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    Default Re: Octave Mandolin (GDAE) vs Mandola (CGDA)

    In an acoustic I prefer the OM tuning (GDAE), it can be capoed up to CGDA easily enough, and if you remove 4 strings you have a tenor guitar (especially if you get a flat-top as it will sound like a guitar with 4 strings on it).

    So an OM would allow you to test drive 4 and 8 string OM's and mandolas.
    You could even restring it as a tenor in CGDA if you really wanted to.

    Alternatively, a longer scale mandola (18" - which is very short for an OM) can be strung down to OM GDAE with custom strings chosen for proper string tension. You will need to widen the nut slots to do this however, which I have done and it works pretty well.

    I love them all, but find I prefer 4 strings for the lower tunings as 8 strings gets a bit muddy down low to my ears, whereas in mando tuning the 8-string sound is fantastic.

    I am currently in a tenor-guitar phase so I am trying not to gush to much there. :-)
    Davey Stuart tenor guitar (based on his 18" mandola design), TC octave mandolin.
    Eastman MD-605SB, MD-604SB, MD-305, all with Grover 309 tuners.
    Eastwood 4 string electric mandostang, 2x Airline e-mandola (4-string) one strung as an e-OM.
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  19. #17
    Registered User napochan's Avatar
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    Default Re: Octave Mandolin (GDAE) vs Mandola (CGDA)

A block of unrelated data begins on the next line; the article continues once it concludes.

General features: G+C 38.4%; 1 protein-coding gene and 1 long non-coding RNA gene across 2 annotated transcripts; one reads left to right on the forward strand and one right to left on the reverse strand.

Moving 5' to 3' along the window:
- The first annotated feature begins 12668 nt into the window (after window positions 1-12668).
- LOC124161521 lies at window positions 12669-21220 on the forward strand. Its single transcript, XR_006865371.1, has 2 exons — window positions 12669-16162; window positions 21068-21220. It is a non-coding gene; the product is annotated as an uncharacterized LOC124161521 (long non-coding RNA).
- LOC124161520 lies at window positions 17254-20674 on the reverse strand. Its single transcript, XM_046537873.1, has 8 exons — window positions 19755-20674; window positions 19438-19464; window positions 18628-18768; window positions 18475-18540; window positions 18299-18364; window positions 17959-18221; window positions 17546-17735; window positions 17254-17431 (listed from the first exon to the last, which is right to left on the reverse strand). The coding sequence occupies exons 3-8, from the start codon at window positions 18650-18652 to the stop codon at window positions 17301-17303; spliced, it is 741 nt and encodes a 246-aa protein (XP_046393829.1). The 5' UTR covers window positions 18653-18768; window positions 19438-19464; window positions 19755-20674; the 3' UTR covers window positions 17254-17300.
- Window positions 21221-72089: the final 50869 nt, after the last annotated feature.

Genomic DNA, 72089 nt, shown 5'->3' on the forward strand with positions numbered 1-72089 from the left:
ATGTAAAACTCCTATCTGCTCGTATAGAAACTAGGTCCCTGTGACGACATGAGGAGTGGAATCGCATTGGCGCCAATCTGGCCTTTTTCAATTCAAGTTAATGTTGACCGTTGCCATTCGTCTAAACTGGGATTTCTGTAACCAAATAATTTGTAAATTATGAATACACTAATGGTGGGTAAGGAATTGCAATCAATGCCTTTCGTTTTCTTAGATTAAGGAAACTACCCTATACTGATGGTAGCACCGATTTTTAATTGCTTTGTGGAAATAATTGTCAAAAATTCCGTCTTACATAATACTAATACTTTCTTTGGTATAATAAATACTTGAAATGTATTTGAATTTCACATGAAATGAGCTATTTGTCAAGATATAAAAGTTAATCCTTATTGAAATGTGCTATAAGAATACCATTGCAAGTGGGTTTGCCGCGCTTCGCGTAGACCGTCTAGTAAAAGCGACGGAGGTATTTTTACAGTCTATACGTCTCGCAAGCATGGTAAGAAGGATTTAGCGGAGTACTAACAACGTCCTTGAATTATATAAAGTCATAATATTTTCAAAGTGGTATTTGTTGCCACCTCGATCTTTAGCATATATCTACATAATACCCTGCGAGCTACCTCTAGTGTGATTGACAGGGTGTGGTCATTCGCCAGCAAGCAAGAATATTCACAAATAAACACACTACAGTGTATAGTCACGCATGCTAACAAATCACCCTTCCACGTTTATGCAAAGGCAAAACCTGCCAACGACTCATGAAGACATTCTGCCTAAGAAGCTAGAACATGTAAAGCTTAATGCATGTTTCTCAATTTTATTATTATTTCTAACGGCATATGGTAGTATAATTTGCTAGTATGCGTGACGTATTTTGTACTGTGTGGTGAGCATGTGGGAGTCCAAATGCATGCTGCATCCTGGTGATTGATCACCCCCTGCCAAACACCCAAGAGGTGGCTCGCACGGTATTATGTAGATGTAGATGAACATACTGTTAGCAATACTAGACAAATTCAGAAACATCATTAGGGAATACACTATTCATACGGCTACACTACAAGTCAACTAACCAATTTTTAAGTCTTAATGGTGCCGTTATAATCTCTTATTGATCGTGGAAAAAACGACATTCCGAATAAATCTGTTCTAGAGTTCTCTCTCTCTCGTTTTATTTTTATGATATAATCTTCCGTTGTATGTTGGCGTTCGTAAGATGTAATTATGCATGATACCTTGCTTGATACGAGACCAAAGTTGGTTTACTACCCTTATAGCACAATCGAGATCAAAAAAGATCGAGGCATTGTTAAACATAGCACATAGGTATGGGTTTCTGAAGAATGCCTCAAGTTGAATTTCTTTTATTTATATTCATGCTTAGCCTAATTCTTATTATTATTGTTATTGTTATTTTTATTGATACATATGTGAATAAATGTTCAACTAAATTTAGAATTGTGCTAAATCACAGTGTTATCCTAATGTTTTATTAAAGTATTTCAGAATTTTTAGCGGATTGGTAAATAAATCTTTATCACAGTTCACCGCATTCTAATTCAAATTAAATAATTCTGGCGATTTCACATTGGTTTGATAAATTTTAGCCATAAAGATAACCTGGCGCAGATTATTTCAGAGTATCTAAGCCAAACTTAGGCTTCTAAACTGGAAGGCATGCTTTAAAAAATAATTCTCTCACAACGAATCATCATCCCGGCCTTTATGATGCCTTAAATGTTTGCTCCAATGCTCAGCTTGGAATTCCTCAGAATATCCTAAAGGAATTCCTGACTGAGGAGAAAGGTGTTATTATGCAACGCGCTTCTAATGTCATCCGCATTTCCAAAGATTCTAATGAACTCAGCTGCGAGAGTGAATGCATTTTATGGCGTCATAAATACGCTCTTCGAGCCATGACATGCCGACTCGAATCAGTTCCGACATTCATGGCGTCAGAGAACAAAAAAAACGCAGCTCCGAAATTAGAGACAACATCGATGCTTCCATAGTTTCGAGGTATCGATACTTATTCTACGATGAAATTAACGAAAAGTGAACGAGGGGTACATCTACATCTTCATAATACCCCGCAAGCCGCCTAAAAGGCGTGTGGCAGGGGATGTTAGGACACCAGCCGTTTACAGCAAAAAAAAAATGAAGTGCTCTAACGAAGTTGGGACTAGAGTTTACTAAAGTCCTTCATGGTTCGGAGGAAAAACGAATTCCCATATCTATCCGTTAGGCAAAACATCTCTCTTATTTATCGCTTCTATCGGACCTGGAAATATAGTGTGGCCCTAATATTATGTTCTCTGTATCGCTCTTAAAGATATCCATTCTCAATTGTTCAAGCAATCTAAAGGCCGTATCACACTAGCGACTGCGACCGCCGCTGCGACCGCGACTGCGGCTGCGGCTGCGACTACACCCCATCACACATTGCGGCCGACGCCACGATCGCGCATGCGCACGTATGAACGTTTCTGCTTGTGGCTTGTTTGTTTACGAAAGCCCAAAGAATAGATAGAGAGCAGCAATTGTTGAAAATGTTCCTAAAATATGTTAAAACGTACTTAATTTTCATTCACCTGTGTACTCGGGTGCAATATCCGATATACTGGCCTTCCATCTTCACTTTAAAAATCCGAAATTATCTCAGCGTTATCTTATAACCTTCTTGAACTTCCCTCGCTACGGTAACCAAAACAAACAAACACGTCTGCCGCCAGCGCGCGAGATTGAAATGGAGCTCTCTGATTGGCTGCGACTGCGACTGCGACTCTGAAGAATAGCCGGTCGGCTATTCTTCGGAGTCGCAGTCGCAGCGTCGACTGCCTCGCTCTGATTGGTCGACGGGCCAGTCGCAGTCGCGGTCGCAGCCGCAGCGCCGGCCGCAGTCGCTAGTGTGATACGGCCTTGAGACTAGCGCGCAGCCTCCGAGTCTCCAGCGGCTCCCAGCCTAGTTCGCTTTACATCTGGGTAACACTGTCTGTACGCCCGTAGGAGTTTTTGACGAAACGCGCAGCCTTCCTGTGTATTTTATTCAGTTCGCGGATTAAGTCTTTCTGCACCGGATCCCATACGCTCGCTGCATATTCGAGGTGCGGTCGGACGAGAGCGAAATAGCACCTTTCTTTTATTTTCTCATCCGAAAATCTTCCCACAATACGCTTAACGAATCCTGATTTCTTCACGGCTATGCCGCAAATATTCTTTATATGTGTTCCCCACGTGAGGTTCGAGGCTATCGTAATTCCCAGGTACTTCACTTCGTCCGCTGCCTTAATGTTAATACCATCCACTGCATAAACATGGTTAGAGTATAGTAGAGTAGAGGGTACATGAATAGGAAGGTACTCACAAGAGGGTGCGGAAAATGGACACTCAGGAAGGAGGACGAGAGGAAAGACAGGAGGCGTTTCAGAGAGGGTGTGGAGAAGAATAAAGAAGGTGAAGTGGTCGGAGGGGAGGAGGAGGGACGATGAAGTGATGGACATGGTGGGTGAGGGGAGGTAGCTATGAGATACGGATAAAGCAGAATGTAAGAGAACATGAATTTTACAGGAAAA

This discussion has really been helpful. Since I was open to either option, I went with the first temptation that crossed my path. I'm waiting for it to arrive so can't comment on that decision yet. It's a '85 Flatiron 3K mandola. If it doesn't work out for some reason, I can try restringing for OM tuning as was suggested above in this thread.

    More to follow...
    ...Tom
    Plays: Gibson A40 ('56), Breedlove American KF ('11)
    Says: So many instruments out there, and so little time!

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    Mando accumulator allenhopkins's Avatar
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    Default Re: Octave Mandolin (GDAE) vs Mandola (CGDA)

    Hope you got a nice one -- Flatiron made some nice "K" instruments before the koa embargo. As I said, 35+ years of good service from my 3K "zouk."

    Later: some Googling reveals that there may never have been a real "embargo" of koa wood shipments from Hawaii -- just that koa harvesting is limited to dead or fallen trees, to preserve the remaining forests, thus producing a limited supply on the "mainland." I was told that Hawaii limited export of koa; may or may not be true. And -- apologize for the hijack.
    Allen Hopkins
    Gibsn: '54 F5 3pt F2 A-N Custm K1 m'cello
    Natl Triolian Dobro mando
    Victoria b-back Merrill alumnm b-back
    H-O mandolinetto
    Stradolin Vega banjolin
    Sobell'dola Washburn b-back'dola
    Eastmn: 615'dola 805 m'cello
    Flatiron 3K OM

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    Default Re: Octave Mandolin (GDAE) vs Mandola (CGDA)

    I bought an Eastman Octave Mandolin 6mo. ago and I love it for the price I paid $745.00 new and have played it with a guitarist and it blended in well. Just my personal experience.

  23. #20
    Registered User napochan's Avatar
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    Default Re: Octave Mandolin (GDAE) vs Mandola (CGDA)

    A few years ago I bought a koa ukulele in Hawaii. The owner of the company bought a major koa source - I don't know if it was pre-harvested wood or a live forest - and cranked out a new line of instruments. While their luthiery only lasted a short time they now are a major supplier of koa to other makers.
    ...Tom
    Plays: Gibson A40 ('56), Breedlove American KF ('11)
    Says: So many instruments out there, and so little time!